What is it?
Acupuncturists put fine, sterile needles just under the skin into energy channels called meridians, which are said to regulate energy flow. Each meridian has many acupuncture points along its path.
Why use it
Acupuncture is based on the theory that the placement of needles into certain points of the body unblocks and moves qi (vital energy) to strengthen and reduce physical and emotional symptoms. Research suggests that the needles stimulate the nervous system and the connective tissue in the body, and help the body produce certain biomolecules such as hormones.
What to expect
After a consultation, which may include tongue and pulse analysis, the practitioner gently positions sterile needles into acupuncture points on your body. The needles are left in place for 30 seconds to 30 minutes, and may be stimulated manually by twirling or by using a machine (called electro-acupuncture). You may feel a tingling or dull aching sensation, but should not feel pain. Acupuncturists may also implant and cover special needles called press needles, which can remain in place for several days. Some acupuncturists use laser light instead of needles to stimulate acupuncture points (laser acupuncture).
Some people may bruise or bleed around the insertion point. Check with your doctor whether acupuncture is suitable for you, as penetration of the skin barrier by needles may increase the risk of infection or bleeding for some people having cancer treatment.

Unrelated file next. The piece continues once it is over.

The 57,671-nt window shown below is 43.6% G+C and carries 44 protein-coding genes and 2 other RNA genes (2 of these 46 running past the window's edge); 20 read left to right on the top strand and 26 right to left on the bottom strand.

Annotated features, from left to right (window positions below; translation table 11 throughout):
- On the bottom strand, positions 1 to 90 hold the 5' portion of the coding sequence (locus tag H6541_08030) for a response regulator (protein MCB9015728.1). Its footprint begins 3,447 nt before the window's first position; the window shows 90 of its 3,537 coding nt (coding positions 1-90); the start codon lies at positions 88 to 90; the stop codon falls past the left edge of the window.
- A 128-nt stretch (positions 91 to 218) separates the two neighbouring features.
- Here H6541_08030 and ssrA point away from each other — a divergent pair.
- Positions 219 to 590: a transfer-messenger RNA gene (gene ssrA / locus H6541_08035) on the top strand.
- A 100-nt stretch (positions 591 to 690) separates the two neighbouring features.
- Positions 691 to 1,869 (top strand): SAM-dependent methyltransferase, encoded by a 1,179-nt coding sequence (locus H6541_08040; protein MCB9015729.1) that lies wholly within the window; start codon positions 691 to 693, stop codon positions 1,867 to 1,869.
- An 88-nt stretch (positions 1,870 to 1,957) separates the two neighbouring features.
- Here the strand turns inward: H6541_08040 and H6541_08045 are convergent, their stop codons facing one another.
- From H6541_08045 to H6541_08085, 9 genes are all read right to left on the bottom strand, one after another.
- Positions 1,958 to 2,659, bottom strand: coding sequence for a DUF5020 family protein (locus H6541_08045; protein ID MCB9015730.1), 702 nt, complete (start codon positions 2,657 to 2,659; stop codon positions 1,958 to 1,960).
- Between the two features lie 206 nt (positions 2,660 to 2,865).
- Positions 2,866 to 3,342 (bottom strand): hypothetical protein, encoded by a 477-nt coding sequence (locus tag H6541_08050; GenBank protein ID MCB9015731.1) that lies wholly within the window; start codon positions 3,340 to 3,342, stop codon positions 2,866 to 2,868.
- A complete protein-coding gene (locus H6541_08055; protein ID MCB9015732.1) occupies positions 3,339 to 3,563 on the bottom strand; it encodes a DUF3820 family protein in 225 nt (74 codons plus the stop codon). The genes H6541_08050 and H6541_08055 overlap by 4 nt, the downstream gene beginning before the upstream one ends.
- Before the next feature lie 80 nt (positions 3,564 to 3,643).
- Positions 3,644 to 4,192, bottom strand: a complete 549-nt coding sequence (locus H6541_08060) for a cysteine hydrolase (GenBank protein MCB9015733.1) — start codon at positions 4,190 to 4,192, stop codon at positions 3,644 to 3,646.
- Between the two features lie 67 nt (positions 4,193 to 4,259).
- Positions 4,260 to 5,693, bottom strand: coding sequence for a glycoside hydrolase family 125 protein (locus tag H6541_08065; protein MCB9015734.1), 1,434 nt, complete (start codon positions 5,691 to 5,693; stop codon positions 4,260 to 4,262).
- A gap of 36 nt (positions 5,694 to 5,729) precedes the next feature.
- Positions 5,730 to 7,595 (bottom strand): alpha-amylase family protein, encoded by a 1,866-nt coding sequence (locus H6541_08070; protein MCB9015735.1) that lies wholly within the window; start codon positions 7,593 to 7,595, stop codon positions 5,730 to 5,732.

What is the evidence?
Clinical guidelines recommend acupuncture for joint pain related to using aromatase inhibitors, and include it as an option for managing cancer pain, musculoskeletal pain, chemotherapy-induced tingling in the hands and feet (peripheral neuropathy), cancer-related fatigue and hot flushes.
Evidence suggests acupuncture may also help with chemotherapy-related nausea and vomiting, sleep disturbance and anxiety. It’s not clear whether it helps relieve dry mouth, but several studies are underway.
In Australia, use of the term acupuncturist is regulated by AHPRA and the Chinese Medicine Board. Visit the Chinese Medicine Board to check your acupuncturist is registered. Some registered acupuncturists in Australia have special training in treating cancer-related conditions. Ask your doctor whether acupuncture is offered at your treatment centre.
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Dr David Joske, Clinical Haematologist, Sir Charles Gairdner Hospital and PathWest, Chairman and Founder Solaris Cancer Care Foundation, Clinical Professor of Medicine, The University of Western Australia, WA; Australasian Integrative Medicine Association (AIMA); Dr Robert Blum, Clinical Director, Cancer Services, Bendigo Health, NSW; Sally Brooks, Senior Pharmacist, Medicines Information, Peter MacCallum Cancer Centre, VIC; Dr Suzanne Grant, Senior Research Fellow, NICM Health Research Institute, Western Sydney University, and Chris O’Brien Lifehouse, NSW; Prof Danforn Lim, Adjunct Professor and Advisory Board Member, NICM Health Research Institute, Western Sydney University, and Adjunct Professor, UTS, NSW; Christina Line, Statewide Services Senior Coordinator, Cancer Council WA; Jen McKenzie, Physiotherapist (Lymphoedema) and ESSA Accredited Exercise Physiologist, The McKenzie Clinic, QLD; Simone Noelker, Wellness Centre and Pastoral Care Manager, Ballarat Regional Integrated Cancer Centre, VIC; Dr Nirzari Pandit, General Practitioner, RACGP Specific Interests Integrative Medicine Group, NSW; Georgie Pearson, Consumer; Cris Pirone, Counsellor, Cancer Council SA; Dr Elysia Thornton-Benko, Specialist General Practitioner, and UNSW Research Fellow, NSW; Kirsty Trebilcock, 13 11 20 Consultant, Cancer Council SA.
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